I’ll have plenty of time for that after treatment. I know, but still.  Just wish it was all over with already. I wish I didn’t have to do this. It’s already been so hard and the real fight hasn’t even begun. I just wish it was all of my tomorrows already and that this was far behind me.


One thing is for sure, I’m experiencing a lot of firsts at the moment. Last Thursday presented me with the opportunity to become the owner of my first ever wig. I’ve never even worn a wig as part of a fancy dress costume so the whole experience was new to me. I had envisioned going to an outdated wig shop and taking part in hilarious dress up sequences with a funky dance tune permeating the events, but while it wasn’t exactly the retro 80’s montage I had imagined it was still a fun experience and ultimately very rewarding.
I went to Roche’s. To their hub in The ARC centre on Eccles Street in Dublin. The girl I dealt with there was lovely. She was pleasant, and patient and really welcoming. The whole experience was made to feel very natural and non-judgemental and she gave me decent and constructive advice and was honest with every wig I tried on.
I have a medical card so am entitled to one free wig, but she also threw in all the care products I would need. Shampoo, conditioner, etc., and also a small piece of hair that looks like a fringe that just sits under a head scarf or hat and makes it look as though you have hair under there. The difference even the smallest glimpse of hair can make is really quite surprising and I can see myself using the fringe way more than the wig. In all honesty I wasn’t even going to bother with a wig until my 8 year old niece said to me “remember don’t forget to get a wig for my communion”. Well, what can you do, out of the mouths of babes.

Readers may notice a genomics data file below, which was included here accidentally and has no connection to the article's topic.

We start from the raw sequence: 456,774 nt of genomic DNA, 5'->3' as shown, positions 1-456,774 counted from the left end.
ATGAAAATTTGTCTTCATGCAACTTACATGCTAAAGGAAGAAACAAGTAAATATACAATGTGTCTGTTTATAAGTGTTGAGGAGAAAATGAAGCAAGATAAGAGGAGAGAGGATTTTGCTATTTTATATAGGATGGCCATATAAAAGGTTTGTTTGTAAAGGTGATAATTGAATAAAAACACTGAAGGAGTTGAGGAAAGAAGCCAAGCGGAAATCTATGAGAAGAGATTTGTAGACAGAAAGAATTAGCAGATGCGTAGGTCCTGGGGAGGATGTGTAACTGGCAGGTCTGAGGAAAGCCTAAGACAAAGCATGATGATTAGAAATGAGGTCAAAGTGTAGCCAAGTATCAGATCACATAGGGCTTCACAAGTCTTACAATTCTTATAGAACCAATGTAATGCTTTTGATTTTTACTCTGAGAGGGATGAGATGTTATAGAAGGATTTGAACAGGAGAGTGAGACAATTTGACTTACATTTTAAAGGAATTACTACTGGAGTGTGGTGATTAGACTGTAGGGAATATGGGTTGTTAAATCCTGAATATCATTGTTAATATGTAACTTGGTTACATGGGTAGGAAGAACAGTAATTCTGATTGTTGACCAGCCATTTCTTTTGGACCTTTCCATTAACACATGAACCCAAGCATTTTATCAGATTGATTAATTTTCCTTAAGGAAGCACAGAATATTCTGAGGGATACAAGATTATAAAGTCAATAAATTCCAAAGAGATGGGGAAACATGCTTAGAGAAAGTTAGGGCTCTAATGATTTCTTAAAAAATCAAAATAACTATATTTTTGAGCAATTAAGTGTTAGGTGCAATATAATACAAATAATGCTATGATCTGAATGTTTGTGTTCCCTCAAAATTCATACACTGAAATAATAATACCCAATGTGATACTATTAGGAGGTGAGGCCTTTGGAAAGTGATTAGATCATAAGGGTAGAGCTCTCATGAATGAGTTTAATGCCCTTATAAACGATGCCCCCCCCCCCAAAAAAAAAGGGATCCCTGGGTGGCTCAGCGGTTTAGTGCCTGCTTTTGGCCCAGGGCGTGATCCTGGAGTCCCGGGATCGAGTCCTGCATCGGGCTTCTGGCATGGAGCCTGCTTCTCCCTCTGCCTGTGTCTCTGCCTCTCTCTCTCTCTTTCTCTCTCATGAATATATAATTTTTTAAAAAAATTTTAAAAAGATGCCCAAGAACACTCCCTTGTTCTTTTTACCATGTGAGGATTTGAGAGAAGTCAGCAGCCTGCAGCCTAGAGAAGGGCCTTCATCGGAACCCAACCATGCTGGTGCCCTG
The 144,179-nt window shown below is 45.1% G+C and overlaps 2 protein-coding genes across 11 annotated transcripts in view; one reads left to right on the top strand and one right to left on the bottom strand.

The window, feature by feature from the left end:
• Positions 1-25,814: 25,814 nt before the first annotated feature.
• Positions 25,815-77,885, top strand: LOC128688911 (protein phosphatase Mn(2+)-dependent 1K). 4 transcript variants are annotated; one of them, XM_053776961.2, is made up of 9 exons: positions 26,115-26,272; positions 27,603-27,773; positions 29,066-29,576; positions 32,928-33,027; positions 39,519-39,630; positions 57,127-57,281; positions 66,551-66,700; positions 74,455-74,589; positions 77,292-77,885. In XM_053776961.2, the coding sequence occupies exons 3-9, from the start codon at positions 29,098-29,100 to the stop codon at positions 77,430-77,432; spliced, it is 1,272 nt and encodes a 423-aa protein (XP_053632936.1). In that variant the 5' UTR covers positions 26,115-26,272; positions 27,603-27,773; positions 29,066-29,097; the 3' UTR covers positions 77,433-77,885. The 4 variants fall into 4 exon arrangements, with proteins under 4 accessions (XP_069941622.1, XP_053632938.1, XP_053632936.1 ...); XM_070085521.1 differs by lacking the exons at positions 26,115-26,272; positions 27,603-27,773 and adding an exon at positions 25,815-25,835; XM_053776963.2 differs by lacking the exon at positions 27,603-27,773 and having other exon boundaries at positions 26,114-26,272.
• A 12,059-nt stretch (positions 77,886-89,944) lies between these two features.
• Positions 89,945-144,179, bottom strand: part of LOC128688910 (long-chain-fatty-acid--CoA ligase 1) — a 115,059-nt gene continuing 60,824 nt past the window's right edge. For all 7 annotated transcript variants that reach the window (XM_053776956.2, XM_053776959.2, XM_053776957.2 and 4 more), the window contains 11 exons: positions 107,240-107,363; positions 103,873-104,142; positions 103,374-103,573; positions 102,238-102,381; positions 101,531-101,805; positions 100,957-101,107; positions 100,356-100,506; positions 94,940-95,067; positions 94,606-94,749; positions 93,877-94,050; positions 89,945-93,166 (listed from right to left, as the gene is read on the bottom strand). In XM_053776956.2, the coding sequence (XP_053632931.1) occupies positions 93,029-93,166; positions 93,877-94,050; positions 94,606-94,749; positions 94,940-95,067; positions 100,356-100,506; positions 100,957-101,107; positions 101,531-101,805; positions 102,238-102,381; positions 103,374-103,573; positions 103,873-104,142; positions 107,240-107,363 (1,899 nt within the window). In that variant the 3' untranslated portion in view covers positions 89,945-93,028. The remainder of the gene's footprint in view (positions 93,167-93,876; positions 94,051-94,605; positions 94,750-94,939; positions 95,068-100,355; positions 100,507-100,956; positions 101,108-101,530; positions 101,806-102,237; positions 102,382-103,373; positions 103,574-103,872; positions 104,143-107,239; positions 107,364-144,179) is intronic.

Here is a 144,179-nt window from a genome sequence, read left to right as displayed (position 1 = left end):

So anyway, now I have a wig. It’s strange because I do feel slightly comforted to have it there. I have to say it is a great wig. It doesn’t look like one, if you know what I mean. The quality of it is impeccable, it doesn’t look like synthetic hair. I went for a short style, for me they looked the most realistic and closest to a style I would actually have myself. It looks great on and as I said, it is a comfort knowing that I don’t ever have to leave the house bald if I really don’t want to. So all in all a great experience and I just can’t say enough good things about Roche’s and the wonderful ladies in The ARC centre either.
So Thursday was wig day. The first of the firsts last week. The next first was the chemotherapy which started the next day.

On Tuesday my Doctor had told me that the wound had healed up enough that I wouldn’t need it to be packed anymore and that I should be ok to start the chemotherapy on Friday. So that was that. I knew it was going to start. I had spent so much of my time just waiting for it that when I actually got the go ahead it felt utterly surreal. A feeling that hasn’t left me four days later.